Northern Spy
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Northern Spy

| INDIE

| INDIE
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Aug
01
Northern Spy @ West Main Restaurant

Lakeville, CT, None, USA

Lakeville, CT, None, USA

This band has not uploaded any videos
This band has not uploaded any videos

Music

The best kept secret in music

Press


Northern Spy's guitarist Steve McPherson could write the bible on indie rock. It doesn't hurt that he currently works in the music section of Borders and once worked in an indie record store in Minneapolis where he says the explosion of the Seattle scene really stuck with him.

"I'm interested in cooperation with other bands," he says over a hefty spinach salad at Norwalk's Post Road Diner, the band's second home. "I'd really like a musical community."

McPherson is comfortable talking about music, and rattles off names from The Flywheel to Spoon (whose T-shirt he's sporting) to Big Star, Love-Cars, Sunny Day Real Estate and The Replacements. He and band members Todd Stentiford on guitar and vocals and Conor Meehan on drums were last seen under the incarnation Catfish Blue moonlighting between Ground Zero in SoNo (now closed, and apparently on its way to becoming a lunch/dinner joint) and the group's Lanesborough, Mass., home base.

As could be expected from a group that's gone from fairly straight-forward blues to a pop-rock grunge-rock amalgam, Northern Spy has a bit of an identity crisis, sound-wise. Singer Stentiford has the tortured gruff vocalizing of Chris Cornell, while the band, using rotating bassists, veers between repetitive chord-banging rock and almost sentimental acoustic numbers. Crowds aren't so sure how to ride that kind of musical roller-coaster.

"A lot of the originals around here are jambands," says McPherson. "I'm out of that extended soloing. We played at the RiverCat [in Rowayton] twice, and the second time, after the first hour everyone left. They wanted to hear dance stuff."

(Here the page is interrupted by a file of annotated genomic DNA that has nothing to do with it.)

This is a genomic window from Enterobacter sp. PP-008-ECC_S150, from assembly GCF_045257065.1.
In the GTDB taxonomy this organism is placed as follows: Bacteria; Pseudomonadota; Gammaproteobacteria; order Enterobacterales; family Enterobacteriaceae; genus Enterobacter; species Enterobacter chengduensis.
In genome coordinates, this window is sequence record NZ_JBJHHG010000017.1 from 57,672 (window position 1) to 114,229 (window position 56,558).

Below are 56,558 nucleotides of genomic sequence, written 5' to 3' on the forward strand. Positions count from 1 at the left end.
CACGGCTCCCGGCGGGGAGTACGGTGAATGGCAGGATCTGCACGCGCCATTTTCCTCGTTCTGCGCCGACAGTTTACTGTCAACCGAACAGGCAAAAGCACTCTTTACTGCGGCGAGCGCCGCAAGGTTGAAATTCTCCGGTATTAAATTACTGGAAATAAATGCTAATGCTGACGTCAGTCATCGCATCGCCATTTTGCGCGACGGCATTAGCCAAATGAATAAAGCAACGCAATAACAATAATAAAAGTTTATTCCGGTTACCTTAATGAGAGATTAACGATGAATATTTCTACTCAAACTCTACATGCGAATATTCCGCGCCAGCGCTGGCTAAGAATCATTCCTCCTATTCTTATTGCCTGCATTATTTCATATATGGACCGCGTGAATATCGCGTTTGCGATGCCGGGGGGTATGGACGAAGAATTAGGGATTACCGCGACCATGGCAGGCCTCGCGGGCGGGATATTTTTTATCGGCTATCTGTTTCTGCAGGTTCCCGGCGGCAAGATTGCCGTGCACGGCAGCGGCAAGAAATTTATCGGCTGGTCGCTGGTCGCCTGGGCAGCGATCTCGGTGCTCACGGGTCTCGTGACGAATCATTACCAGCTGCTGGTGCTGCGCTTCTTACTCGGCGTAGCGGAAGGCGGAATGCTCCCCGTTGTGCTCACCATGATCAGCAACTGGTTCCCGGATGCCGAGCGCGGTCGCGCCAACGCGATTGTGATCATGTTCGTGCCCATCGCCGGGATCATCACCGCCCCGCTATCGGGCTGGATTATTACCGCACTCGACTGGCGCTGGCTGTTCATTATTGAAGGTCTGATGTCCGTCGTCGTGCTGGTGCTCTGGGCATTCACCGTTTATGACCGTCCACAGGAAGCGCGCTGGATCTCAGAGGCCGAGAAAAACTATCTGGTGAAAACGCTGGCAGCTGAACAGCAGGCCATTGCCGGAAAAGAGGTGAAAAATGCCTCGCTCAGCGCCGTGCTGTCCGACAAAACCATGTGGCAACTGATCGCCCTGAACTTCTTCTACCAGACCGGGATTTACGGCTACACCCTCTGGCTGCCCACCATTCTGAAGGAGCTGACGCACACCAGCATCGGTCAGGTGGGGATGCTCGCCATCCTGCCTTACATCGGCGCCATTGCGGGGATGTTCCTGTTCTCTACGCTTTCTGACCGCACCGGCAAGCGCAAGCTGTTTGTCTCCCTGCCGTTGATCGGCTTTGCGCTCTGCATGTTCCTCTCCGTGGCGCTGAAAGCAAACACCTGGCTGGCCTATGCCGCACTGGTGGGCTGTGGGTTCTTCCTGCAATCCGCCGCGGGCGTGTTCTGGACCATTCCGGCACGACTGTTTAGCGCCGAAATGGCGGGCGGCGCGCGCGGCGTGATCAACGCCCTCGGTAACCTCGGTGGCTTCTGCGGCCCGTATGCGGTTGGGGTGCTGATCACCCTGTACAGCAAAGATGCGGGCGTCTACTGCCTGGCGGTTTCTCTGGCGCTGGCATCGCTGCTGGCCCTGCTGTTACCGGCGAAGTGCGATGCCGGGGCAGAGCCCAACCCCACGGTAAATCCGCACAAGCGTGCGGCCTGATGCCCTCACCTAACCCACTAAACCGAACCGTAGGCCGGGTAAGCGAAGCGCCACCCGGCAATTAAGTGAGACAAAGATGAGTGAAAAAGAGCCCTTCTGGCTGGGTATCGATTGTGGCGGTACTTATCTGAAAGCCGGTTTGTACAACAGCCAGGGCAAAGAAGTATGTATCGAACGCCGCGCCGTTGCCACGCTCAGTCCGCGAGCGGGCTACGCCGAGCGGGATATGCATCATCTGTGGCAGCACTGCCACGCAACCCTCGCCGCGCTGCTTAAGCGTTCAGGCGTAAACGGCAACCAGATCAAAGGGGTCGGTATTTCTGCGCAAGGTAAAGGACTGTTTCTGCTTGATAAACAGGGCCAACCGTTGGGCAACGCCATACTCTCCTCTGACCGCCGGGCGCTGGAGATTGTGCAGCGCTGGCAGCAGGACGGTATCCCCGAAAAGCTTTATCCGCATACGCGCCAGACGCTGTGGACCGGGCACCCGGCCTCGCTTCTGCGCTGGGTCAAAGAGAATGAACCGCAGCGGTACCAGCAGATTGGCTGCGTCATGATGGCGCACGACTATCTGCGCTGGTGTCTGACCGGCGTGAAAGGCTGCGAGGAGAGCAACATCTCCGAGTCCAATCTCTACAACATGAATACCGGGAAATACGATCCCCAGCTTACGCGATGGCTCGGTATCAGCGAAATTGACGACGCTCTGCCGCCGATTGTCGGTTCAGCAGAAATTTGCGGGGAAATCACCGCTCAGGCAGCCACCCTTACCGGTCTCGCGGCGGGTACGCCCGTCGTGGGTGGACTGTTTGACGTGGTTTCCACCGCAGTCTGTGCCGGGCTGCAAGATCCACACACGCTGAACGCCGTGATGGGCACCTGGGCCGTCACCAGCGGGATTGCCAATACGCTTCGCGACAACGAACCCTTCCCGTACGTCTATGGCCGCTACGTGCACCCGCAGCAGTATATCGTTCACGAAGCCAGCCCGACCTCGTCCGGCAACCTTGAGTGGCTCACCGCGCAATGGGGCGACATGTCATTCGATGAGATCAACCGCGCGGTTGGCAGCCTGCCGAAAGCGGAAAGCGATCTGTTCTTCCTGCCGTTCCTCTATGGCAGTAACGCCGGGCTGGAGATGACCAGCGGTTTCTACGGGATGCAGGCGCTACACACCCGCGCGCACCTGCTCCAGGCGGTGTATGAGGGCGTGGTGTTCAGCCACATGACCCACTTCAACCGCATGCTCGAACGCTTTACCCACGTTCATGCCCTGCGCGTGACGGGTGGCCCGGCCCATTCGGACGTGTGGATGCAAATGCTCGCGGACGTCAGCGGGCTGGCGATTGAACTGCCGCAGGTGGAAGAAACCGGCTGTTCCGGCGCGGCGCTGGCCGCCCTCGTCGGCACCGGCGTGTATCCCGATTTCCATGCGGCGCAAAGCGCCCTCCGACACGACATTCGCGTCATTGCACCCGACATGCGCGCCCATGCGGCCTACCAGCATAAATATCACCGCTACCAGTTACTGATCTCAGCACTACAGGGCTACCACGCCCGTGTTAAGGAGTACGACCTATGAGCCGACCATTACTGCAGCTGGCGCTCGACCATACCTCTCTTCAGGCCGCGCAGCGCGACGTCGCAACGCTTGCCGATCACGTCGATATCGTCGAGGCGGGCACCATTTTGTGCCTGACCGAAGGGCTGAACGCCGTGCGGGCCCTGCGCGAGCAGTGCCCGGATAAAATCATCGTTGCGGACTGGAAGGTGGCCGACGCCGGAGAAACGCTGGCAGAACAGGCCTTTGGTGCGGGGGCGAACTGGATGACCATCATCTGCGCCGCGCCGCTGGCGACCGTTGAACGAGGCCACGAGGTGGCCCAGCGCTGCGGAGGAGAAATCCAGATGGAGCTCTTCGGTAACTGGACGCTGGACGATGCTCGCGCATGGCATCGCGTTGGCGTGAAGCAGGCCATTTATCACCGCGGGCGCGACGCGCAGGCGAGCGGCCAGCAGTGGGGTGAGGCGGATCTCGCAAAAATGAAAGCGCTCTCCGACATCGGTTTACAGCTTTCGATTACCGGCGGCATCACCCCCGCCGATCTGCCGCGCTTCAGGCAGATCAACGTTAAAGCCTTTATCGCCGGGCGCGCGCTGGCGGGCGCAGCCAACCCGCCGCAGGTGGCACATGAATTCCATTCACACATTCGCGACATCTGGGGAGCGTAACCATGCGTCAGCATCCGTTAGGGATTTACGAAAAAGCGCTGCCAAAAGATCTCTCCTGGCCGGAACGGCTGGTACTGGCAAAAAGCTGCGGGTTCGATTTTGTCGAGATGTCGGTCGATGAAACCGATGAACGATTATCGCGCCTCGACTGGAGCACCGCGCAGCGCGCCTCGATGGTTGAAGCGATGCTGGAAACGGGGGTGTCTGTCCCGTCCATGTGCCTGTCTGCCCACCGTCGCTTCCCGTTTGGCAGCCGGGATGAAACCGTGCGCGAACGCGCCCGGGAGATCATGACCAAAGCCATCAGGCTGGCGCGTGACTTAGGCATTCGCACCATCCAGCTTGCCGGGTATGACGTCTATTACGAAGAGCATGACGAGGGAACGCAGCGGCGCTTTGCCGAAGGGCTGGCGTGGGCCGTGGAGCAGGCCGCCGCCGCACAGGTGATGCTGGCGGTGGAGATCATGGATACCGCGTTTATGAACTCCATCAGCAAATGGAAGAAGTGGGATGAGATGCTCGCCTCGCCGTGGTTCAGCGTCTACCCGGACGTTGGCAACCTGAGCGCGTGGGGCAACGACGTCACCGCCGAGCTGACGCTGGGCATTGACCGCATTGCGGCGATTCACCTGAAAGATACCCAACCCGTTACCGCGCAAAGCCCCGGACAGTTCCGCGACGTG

He says the group will sometimes fall back on their stash of blues covers, but hates to set up false expectations. It's tricky. Fortunately the soulful, unexpectedly strong vocals hold the pieces in place and, in the simpler acoustic arrangements especially, Northern Spy really shines.
- Brita Brundage


Discography

as catfish blue:
catfish blue - EP - 1996
stella - LP - 1997
carrera targa - EP - 2001

as northern spy
one two fireball - live EP - 2002

Photos

Feeling a bit camera shy

Bio

the first thing that hits you is the voice: a growling baritone pulled from an unlikely body, calling forth the ghosts of howling wolf and robert johnson, climbing to a falsetto that conjures traffic-era steve winwood. then it’s the music: guitars veering from the crunch of hendrix or zeppelin to the skeletal lines of television and points in between. rhythms spring from the bastard child of stewart copeland and mitch mitchell. the heart of the sound is rooted in the sixties or further back, the body somewhere in the near future, the nerves humming along on bittersweet melodies pegged along the diagonal running between longing and abandon, heartache and heartbreak. altogether it’s that hi-fi lonesome sound: honest, compelling, uncertain.

in the fine tradition of sixties bands and artists like the who, the yardbirds, van morrison and jimi hendrix, the core of northern spy cut their teeth first in a blues band, catfish blue. drawing on that experience, the members of northern spy are creating a sound with cross-generational appeal. they know their history and aren’t ashamed of it, but they’re not mired in the past. years of musical study mean they know how to play with taste and skill, and a refusal to accept stylistic limitations means they cover an awful lot of eclectic territory. uptempo new wave follows country blues and somehow it works. in a music industry consumed by image and the next big thing, northern spy is just here for the music.

let’s face it: there’s a whole lot of crap out there right now. lots. and one day soon, everyone’s going to figure it out and stop buying music made from cookie cutters. we’d like to think it’s because quality trumps flash, but that’s not the case; it’s a cycle, and the garbage out there now killed grunge like grunge killed hair metal. all i’m saying is northern spy’s got next.